By Roger Smith
Rating: 5 out of 5 stars
Capture, along with Dust Devils, have been released on February 20th, 2014 by the exceptional publishing company New Pulp Press. As both books will attest, South African author Roger Smith is an exciting writer of literary suspense and one that is well deserving of a larger audience. Dust Devils in a action-packed thriller with strong socio-political overtones while Capture is a slower paced but equally riveting descent into psychopathology and dysfunctional relationships. Both are highly recommended yet I found Capture to be slightly better due to its tight grasp of human nature and the high quality of psychological suspense.
Vernon Saul is a ex-police officer now rent-a-cop who sees a small child drowning on a private beach. For reasons that will slowly unravel, he does nothing until he knows it is too late then acts like a rescuing hero. While the child was drowning, the child's father, Nick Exley was smoking a joint with a friend while her mother Caroline Exley was having an
I love the way the novel develops. Vernon is the most interesting if also most revolting character in the book. We know little about him at first but, between his "friendship" with Nick and his more direct control of a young mother and her child, we are both fascinated and repulsed by him. Vernon carried an unhealthy need for power and control with more than a tinge of sadism involved. Nick and the young mother Dawn easily fall into his web and the results are harrowing in the edge-of-your-seat way a suspense novel should be.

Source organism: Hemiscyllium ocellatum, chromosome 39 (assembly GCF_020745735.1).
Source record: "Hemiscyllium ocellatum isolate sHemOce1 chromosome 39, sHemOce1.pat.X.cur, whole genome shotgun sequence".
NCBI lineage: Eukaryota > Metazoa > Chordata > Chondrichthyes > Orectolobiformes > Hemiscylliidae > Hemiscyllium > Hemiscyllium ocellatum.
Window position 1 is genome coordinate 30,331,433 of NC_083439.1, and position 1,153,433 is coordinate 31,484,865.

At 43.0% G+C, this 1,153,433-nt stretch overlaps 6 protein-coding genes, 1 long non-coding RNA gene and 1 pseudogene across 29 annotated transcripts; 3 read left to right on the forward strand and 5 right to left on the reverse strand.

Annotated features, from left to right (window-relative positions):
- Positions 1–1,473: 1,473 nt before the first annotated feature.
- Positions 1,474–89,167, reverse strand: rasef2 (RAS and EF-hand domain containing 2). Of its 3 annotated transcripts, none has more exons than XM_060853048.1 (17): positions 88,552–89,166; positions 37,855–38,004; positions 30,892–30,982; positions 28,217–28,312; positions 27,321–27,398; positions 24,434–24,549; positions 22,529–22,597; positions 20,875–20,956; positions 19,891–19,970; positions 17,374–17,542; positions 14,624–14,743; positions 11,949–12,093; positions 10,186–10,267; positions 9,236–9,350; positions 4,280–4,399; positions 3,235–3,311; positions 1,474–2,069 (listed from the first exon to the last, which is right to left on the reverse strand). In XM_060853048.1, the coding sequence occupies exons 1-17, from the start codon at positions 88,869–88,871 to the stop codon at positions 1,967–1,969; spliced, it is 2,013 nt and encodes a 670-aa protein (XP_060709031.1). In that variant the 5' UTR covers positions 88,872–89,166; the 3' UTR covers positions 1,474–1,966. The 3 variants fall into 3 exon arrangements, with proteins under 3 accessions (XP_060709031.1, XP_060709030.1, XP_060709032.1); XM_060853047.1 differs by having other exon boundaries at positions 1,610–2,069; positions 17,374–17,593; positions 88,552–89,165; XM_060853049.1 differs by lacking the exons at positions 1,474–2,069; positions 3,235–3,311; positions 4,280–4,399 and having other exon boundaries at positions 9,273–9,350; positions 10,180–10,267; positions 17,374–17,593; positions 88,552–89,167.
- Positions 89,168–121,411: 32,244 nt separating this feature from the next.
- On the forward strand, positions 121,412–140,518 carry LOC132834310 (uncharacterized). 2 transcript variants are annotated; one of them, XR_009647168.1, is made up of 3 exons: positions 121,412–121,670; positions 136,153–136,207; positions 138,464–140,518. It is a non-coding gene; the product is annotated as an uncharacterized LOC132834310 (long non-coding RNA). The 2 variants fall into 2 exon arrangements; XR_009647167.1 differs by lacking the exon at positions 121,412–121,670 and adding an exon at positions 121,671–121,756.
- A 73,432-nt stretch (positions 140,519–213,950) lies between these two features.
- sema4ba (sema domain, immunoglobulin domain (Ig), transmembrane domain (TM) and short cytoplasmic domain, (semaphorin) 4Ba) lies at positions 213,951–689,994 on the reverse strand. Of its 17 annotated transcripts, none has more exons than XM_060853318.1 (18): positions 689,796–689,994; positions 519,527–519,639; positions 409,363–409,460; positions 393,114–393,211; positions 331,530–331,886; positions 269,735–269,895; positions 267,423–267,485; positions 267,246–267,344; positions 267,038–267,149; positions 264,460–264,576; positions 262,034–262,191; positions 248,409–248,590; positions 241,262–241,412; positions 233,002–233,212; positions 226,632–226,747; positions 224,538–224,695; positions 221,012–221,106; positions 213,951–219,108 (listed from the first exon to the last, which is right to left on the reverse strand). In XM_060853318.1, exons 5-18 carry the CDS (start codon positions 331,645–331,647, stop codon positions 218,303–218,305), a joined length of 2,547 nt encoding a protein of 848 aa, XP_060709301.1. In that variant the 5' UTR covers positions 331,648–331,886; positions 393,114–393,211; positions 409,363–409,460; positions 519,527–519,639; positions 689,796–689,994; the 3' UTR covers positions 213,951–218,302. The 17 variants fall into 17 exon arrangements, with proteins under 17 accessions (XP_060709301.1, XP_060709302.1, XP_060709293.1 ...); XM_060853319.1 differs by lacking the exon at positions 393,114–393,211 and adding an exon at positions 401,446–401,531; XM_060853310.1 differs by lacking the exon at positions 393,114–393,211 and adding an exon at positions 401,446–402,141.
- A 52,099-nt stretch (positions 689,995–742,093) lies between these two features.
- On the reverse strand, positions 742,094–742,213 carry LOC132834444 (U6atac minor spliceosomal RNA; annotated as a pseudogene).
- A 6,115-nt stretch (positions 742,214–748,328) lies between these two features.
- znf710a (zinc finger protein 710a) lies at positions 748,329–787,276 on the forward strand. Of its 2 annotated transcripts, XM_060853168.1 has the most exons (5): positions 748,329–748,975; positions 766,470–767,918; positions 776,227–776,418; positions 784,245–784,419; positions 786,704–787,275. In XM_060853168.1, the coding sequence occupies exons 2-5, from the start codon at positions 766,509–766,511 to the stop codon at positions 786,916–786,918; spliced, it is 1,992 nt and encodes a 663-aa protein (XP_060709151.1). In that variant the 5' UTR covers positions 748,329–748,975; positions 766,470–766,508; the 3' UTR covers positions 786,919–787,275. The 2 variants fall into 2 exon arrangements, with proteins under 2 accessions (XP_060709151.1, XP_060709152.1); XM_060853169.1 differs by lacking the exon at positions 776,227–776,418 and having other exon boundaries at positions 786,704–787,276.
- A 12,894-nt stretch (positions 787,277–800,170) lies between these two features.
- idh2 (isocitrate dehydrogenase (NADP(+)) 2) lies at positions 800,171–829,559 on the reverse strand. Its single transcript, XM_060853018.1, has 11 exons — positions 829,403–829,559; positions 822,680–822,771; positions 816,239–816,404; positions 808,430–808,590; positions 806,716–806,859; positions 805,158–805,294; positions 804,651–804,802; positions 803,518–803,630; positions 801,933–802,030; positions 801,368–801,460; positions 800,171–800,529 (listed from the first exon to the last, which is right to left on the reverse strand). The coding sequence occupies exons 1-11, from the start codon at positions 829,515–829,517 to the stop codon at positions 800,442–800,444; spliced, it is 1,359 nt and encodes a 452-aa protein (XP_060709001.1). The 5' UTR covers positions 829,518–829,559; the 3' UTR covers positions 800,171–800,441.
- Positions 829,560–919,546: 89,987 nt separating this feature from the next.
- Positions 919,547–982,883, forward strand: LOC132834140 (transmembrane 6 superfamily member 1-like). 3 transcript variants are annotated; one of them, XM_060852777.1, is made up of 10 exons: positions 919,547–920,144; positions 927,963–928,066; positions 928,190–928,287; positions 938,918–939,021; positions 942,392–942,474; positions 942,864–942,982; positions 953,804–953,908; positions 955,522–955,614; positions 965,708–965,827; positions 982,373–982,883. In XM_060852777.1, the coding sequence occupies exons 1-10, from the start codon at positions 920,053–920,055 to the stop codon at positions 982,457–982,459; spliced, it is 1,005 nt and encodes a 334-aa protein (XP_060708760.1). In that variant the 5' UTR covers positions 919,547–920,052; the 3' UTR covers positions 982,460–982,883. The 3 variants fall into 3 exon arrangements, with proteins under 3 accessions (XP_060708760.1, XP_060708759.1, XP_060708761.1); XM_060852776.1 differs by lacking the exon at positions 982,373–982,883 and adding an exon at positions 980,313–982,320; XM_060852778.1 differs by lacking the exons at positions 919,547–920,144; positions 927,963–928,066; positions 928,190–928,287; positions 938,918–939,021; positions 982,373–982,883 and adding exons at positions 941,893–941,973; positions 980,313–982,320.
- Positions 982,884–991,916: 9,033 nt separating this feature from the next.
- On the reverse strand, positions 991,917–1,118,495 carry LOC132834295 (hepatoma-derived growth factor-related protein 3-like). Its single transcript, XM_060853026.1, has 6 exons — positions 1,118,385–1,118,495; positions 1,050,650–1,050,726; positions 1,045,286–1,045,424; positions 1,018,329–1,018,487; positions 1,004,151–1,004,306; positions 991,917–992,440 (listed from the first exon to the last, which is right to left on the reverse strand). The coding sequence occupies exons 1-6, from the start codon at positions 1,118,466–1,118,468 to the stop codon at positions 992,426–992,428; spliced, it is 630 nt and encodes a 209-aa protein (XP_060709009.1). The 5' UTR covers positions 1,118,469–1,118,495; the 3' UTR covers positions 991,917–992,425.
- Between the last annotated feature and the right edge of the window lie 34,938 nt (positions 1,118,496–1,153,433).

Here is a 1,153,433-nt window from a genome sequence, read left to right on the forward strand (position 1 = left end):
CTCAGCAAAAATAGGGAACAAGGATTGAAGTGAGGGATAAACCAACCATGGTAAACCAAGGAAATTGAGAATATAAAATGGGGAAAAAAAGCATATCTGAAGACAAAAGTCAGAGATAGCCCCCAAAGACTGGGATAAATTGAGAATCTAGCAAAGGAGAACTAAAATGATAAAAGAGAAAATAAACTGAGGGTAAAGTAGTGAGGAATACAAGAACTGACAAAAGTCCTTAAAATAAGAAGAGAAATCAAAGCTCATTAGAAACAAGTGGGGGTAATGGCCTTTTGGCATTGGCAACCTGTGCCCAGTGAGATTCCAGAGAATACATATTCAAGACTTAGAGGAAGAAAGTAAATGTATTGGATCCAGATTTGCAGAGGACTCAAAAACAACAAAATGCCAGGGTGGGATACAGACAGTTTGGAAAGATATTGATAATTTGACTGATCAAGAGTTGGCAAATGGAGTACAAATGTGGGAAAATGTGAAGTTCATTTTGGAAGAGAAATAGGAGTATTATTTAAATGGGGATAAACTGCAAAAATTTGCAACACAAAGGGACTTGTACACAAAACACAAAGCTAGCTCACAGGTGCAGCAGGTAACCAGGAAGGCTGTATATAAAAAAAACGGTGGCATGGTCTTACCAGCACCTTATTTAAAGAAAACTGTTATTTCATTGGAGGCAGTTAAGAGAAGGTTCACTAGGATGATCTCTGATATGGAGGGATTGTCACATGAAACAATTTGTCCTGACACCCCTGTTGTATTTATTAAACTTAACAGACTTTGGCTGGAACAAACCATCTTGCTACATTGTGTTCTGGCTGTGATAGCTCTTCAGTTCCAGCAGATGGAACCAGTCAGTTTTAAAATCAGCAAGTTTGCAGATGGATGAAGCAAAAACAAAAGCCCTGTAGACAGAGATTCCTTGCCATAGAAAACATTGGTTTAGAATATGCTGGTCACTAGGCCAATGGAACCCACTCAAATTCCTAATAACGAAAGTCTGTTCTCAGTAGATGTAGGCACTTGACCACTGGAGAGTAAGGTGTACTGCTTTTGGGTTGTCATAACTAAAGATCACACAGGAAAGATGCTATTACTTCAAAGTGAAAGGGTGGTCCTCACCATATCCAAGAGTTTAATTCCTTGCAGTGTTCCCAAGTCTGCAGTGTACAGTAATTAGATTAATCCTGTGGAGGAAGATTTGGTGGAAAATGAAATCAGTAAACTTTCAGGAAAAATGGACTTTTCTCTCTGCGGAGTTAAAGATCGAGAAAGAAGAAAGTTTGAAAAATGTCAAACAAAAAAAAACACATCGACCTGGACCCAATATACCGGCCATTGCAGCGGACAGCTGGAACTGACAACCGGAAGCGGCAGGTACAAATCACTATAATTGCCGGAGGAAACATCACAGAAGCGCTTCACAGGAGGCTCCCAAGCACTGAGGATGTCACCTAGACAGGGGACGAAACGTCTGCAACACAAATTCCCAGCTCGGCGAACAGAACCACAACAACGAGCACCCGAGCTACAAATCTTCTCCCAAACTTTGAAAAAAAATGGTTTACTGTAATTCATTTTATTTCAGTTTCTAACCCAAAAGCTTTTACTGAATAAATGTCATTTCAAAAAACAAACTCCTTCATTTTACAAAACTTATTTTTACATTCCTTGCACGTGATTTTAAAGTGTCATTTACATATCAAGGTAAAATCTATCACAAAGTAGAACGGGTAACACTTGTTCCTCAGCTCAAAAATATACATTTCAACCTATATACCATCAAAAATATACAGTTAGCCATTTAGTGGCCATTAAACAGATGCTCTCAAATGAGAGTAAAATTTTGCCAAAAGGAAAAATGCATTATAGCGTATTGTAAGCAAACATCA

The other characters are no less full dimensional. Nick seems to be a good person but weak and dependent. Caroline has a history of mental illness and a strong selfish streak. Dawn is an ex-junkie who works in a strip joint while trying to care for her child that she just received by from Child Welfare. In some ways, she seems to be the most understandable; a woman who childhood and mistakes have dug her deep in a hole yet having a love for her child that makes her want to redeem herself even if she is not sure how. None of the characters are truly likable but their weaknesses and problems are the kind that keeps a story believable and alive. There is a great supporting cast of corrupt cops, low-lifes and good intentioned acquaintances. The author knows how to bring alive even the most minor characters.
Roger Smith reminds me a lot of Patricia Highsmith. He can take not-so-likable people and place them in situations that causes them to struggle with the part of them that isn't too nice to look at. But unlike Highsmith, I think Roger Smith has a better grasp on the more noble corners of the mind that helps a person fight through their fears and temptations. Yes, Smith is cynical and dark but his novels are not hopeless. He has a good sense of the human dilemma that we all struggle through in more mundane ways. Even though we may not be dealing with infidelity, corruption and murder, Smith's themes will still feel uncomfortably familiar. This book gets my highest recommendation.
affair with her lover in the house. Vernon becomes friends with Nick and reveals a talent for manipulating the father's grief and guilt over the death. As Vernon's hold on Nick grows, the consequences become more severe and deadly.